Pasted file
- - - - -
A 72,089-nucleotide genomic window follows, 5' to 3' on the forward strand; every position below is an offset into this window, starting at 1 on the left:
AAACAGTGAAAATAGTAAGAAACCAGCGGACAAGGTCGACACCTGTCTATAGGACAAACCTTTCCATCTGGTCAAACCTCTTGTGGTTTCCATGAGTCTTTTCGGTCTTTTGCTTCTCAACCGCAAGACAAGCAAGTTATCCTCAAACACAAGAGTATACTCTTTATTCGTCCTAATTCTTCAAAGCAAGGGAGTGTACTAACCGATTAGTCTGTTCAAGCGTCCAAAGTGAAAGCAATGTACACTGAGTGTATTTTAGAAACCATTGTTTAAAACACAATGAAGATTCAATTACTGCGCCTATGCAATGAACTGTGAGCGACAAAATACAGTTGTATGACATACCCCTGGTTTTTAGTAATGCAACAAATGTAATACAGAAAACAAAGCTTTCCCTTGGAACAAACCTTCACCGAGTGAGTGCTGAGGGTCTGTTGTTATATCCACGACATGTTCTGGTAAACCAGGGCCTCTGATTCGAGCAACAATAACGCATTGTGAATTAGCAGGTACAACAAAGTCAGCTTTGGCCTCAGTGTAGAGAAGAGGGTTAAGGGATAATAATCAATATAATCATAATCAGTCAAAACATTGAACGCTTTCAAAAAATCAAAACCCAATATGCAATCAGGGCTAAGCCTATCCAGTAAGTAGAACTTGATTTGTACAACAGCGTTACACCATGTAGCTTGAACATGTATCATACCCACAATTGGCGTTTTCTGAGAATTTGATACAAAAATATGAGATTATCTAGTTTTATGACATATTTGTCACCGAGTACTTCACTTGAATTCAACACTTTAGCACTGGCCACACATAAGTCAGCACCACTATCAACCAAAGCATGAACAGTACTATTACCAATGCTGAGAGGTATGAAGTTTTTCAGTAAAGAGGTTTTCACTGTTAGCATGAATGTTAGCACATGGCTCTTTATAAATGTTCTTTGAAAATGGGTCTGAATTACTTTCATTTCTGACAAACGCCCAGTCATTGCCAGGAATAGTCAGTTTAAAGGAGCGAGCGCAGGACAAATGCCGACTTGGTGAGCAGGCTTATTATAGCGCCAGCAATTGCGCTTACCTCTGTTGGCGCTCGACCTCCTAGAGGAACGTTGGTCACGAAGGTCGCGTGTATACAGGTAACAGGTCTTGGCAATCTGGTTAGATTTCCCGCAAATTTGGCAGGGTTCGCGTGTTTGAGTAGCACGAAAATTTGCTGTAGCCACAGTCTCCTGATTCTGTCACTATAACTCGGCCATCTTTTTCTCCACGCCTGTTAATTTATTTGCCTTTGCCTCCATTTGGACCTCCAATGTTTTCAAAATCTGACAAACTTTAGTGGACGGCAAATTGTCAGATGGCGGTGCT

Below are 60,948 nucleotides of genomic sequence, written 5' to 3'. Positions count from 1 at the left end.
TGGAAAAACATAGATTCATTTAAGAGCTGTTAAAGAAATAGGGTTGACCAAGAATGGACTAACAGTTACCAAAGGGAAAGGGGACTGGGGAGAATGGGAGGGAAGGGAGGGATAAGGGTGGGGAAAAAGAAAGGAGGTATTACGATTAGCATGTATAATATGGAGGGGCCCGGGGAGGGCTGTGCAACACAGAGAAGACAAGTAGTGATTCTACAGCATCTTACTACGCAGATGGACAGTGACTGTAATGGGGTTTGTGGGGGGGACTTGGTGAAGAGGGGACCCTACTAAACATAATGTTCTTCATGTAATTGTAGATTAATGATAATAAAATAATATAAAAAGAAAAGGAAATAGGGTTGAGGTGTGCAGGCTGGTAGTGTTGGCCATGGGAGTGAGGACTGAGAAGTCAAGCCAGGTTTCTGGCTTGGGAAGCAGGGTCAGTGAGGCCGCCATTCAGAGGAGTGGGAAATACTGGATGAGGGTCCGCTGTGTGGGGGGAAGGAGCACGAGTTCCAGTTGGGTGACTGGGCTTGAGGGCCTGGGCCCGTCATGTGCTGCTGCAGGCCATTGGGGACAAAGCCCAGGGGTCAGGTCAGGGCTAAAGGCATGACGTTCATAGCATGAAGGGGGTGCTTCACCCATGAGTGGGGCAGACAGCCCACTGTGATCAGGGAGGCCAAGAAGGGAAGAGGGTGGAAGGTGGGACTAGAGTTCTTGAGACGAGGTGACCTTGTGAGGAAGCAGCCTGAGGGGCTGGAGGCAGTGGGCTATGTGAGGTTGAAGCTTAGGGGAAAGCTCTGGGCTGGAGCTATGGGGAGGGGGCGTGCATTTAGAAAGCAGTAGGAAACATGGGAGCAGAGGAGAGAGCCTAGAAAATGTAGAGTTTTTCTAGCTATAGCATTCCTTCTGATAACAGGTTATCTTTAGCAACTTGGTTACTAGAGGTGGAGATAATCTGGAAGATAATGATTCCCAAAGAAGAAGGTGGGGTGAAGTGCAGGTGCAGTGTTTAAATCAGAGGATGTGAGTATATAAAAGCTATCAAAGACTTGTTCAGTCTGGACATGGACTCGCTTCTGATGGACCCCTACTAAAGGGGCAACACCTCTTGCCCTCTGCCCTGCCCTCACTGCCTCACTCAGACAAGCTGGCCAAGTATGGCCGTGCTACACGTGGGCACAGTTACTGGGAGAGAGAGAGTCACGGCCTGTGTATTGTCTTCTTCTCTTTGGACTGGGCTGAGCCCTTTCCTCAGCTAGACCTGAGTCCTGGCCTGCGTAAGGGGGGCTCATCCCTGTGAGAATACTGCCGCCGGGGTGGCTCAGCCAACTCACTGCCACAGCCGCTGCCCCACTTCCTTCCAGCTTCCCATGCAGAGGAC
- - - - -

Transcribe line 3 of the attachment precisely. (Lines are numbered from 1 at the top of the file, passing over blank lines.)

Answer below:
Below are 60,948 nucleotides of genomic sequence, written 5' to 3'. Positions count from 1 at the left end.